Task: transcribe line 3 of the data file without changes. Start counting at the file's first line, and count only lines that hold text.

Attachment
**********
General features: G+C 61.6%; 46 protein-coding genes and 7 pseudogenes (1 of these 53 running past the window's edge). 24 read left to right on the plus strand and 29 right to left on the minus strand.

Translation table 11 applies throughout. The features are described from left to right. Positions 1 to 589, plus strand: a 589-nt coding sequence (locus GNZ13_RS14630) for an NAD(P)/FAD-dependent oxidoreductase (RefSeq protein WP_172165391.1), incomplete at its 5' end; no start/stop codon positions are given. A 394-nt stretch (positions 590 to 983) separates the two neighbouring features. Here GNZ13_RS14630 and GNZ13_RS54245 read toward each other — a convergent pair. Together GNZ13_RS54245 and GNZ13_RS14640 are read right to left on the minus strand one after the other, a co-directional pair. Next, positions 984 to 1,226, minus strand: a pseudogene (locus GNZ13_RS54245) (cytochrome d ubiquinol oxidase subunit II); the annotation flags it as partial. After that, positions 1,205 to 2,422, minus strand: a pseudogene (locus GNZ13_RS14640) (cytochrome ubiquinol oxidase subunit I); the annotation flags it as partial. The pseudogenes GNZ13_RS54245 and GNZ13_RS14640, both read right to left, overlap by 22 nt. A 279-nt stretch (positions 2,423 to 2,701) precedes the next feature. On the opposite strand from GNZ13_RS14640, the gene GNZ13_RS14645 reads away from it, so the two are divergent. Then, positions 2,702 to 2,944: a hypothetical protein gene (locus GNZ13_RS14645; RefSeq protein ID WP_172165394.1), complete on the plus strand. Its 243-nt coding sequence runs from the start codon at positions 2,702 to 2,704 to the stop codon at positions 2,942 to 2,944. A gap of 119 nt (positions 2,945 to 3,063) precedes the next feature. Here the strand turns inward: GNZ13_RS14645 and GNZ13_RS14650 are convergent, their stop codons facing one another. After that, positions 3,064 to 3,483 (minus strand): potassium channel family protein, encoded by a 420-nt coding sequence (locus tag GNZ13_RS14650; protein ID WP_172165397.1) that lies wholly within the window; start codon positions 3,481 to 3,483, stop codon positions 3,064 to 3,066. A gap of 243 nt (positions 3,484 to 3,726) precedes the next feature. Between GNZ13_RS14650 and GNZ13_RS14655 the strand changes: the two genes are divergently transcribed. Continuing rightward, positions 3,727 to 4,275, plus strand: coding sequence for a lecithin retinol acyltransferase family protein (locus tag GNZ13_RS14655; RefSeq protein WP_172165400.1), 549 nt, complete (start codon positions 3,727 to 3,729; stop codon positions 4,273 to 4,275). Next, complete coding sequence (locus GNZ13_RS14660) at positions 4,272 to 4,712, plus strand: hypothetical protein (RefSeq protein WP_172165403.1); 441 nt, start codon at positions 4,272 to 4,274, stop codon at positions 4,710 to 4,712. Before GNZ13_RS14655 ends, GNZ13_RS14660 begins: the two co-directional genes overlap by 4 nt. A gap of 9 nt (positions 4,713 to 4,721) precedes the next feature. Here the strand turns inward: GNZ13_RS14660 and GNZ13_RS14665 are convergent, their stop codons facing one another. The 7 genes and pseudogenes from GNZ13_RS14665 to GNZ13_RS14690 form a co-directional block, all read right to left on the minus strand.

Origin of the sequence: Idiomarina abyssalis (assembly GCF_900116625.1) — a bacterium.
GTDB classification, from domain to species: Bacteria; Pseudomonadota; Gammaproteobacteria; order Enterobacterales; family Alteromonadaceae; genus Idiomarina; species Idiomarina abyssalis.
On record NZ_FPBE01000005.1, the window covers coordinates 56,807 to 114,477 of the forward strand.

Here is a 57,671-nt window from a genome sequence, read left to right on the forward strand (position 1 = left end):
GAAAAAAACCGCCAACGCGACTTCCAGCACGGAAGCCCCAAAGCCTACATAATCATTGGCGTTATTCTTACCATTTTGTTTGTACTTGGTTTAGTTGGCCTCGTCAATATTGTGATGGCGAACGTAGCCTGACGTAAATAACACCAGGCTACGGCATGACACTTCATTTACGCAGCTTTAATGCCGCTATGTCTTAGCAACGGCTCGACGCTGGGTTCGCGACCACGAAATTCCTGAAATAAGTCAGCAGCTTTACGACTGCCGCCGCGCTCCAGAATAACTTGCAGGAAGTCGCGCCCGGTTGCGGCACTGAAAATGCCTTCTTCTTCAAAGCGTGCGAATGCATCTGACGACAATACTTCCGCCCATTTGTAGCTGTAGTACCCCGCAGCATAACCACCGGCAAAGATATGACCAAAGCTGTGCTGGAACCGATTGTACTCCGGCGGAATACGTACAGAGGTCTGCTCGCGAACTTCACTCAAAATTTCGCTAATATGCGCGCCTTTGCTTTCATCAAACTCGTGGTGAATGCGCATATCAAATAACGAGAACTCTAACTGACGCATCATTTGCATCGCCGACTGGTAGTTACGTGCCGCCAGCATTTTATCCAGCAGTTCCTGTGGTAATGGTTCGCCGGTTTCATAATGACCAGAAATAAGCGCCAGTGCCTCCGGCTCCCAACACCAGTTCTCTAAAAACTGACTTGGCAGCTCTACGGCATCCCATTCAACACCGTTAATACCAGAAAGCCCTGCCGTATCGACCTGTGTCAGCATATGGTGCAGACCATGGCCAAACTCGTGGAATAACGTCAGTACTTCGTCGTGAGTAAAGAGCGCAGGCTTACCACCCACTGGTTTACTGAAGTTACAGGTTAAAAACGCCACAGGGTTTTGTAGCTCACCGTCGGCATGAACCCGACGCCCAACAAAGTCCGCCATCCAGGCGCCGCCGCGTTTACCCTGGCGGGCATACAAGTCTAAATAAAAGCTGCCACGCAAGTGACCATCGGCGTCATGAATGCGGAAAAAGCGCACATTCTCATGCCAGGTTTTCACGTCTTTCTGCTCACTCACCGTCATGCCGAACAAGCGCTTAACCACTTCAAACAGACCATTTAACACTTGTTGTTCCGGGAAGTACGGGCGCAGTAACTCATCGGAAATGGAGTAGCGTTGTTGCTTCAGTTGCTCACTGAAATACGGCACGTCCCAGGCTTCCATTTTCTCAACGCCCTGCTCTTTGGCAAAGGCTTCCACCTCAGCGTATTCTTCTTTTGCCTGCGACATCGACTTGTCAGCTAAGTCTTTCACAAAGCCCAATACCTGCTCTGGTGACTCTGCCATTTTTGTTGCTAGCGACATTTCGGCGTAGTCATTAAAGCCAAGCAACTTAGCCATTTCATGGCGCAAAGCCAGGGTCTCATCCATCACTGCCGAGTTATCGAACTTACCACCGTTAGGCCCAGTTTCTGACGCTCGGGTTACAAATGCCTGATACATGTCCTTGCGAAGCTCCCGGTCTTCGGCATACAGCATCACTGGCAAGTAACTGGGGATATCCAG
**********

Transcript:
Origin of the sequence: Idiomarina abyssalis (assembly GCF_900116625.1) — a bacterium.